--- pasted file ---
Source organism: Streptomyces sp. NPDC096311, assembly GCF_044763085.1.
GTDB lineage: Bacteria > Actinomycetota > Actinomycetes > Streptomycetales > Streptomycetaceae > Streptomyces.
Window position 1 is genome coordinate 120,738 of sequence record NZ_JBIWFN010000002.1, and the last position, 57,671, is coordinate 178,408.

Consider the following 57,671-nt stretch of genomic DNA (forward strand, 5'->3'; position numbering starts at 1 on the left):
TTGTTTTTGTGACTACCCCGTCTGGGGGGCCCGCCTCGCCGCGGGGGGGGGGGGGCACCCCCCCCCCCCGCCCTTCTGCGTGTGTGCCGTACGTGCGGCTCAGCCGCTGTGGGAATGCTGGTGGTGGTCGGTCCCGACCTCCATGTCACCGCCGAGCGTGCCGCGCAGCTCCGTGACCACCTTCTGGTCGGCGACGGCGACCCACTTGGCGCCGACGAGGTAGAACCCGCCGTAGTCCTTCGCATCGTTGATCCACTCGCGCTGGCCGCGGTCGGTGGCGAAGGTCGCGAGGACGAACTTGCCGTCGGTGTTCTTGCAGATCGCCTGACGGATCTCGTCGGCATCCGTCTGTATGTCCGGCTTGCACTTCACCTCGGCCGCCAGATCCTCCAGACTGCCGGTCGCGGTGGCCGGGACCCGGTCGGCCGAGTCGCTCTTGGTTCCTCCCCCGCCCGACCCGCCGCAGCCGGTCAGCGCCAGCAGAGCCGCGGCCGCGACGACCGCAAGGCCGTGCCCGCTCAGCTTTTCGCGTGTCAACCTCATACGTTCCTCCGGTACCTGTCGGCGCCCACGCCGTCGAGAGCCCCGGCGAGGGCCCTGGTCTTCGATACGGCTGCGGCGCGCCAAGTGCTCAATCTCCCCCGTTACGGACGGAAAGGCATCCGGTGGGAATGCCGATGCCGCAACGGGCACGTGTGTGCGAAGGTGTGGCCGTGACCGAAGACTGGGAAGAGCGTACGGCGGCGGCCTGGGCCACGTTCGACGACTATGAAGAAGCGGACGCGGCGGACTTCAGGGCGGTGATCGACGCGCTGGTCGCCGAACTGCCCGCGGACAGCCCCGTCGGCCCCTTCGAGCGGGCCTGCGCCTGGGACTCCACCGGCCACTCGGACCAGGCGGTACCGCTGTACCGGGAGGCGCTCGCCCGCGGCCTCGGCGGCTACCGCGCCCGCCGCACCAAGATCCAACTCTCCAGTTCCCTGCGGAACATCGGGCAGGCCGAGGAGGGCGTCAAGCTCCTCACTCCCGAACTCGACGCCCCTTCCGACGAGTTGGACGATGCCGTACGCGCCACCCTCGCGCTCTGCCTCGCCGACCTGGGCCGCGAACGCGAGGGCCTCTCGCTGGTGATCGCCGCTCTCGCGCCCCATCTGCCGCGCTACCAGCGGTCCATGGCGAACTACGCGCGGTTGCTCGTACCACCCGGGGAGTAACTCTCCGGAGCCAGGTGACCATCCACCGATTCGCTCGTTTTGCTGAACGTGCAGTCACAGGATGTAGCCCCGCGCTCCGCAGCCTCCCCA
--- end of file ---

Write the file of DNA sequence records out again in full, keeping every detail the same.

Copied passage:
Source organism: Streptomyces sp. NPDC096311, assembly GCF_044763085.1.
GTDB lineage: Bacteria > Actinomycetota > Actinomycetes > Streptomycetales > Streptomycetaceae > Streptomyces.
Window position 1 is genome coordinate 120,738 of sequence record NZ_JBIWFN010000002.1, and the last position, 57,671, is coordinate 178,408.

Consider the following 57,671-nt stretch of genomic DNA (forward strand, 5'->3'; position numbering starts at 1 on the left):
TTGTTTTTGTGACTACCCCGTCTGGGGGGCCCGCCTCGCCGCGGGGGGGGGGGGGCACCCCCCCCCCCCGCCCTTCTGCGTGTGTGCCGTACGTGCGGCTCAGCCGCTGTGGGAATGCTGGTGGTGGTCGGTCCCGACCTCCATGTCACCGCCGAGCGTGCCGCGCAGCTCCGTGACCACCTTCTGGTCGGCGACGGCGACCCACTTGGCGCCGACGAGGTAGAACCCGCCGTAGTCCTTCGCATCGTTGATCCACTCGCGCTGGCCGCGGTCGGTGGCGAAGGTCGCGAGGACGAACTTGCCGTCGGTGTTCTTGCAGATCGCCTGACGGATCTCGTCGGCATCCGTCTGTATGTCCGGCTTGCACTTCACCTCGGCCGCCAGATCCTCCAGACTGCCGGTCGCGGTGGCCGGGACCCGGTCGGCCGAGTCGCTCTTGGTTCCTCCCCCGCCCGACCCGCCGCAGCCGGTCAGCGCCAGCAGAGCCGCGGCCGCGACGACCGCAAGGCCGTGCCCGCTCAGCTTTTCGCGTGTCAACCTCATACGTTCCTCCGGTACCTGTCGGCGCCCACGCCGTCGAGAGCCCCGGCGAGGGCCCTGGTCTTCGATACGGCTGCGGCGCGCCAAGTGCTCAATCTCCCCCGTTACGGACGGAAAGGCATCCGGTGGGAATGCCGATGCCGCAACGGGCACGTGTGTGCGAAGGTGTGGCCGTGACCGAAGACTGGGAAGAGCGTACGGCGGCGGCCTGGGCCACGTTCGACGACTATGAAGAAGCGGACGCGGCGGACTTCAGGGCGGTGATCGACGCGCTGGTCGCCGAACTGCCCGCGGACAGCCCCGTCGGCCCCTTCGAGCGGGCCTGCGCCTGGGACTCCACCGGCCACTCGGACCAGGCGGTACCGCTGTACCGGGAGGCGCTCGCCCGCGGCCTCGGCGGCTACCGCGCCCGCCGCACCAAGATCCAACTCTCCAGTTCCCTGCGGAACATCGGGCAGGCCGAGGAGGGCGTCAAGCTCCTCACTCCCGAACTCGACGCCCCTTCCGACGAGTTGGACGATGCCGTACGCGCCACCCTCGCGCTCTGCCTCGCCGACCTGGGCCGCGAACGCGAGGGCCTCTCGCTGGTGATCGCCGCTCTCGCGCCCCATCTGCCGCGCTACCAGCGGTCCATGGCGAACTACGCGCGGTTGCTCGTACCACCCGGGGAGTAACTCTCCGGAGCCAGGTGACCATCCACCGATTCGCTCGTTTTGCTGAACGTGCAGTCACAGGATGTAGCCCCGCGCTCCGCAGCCTCCCCA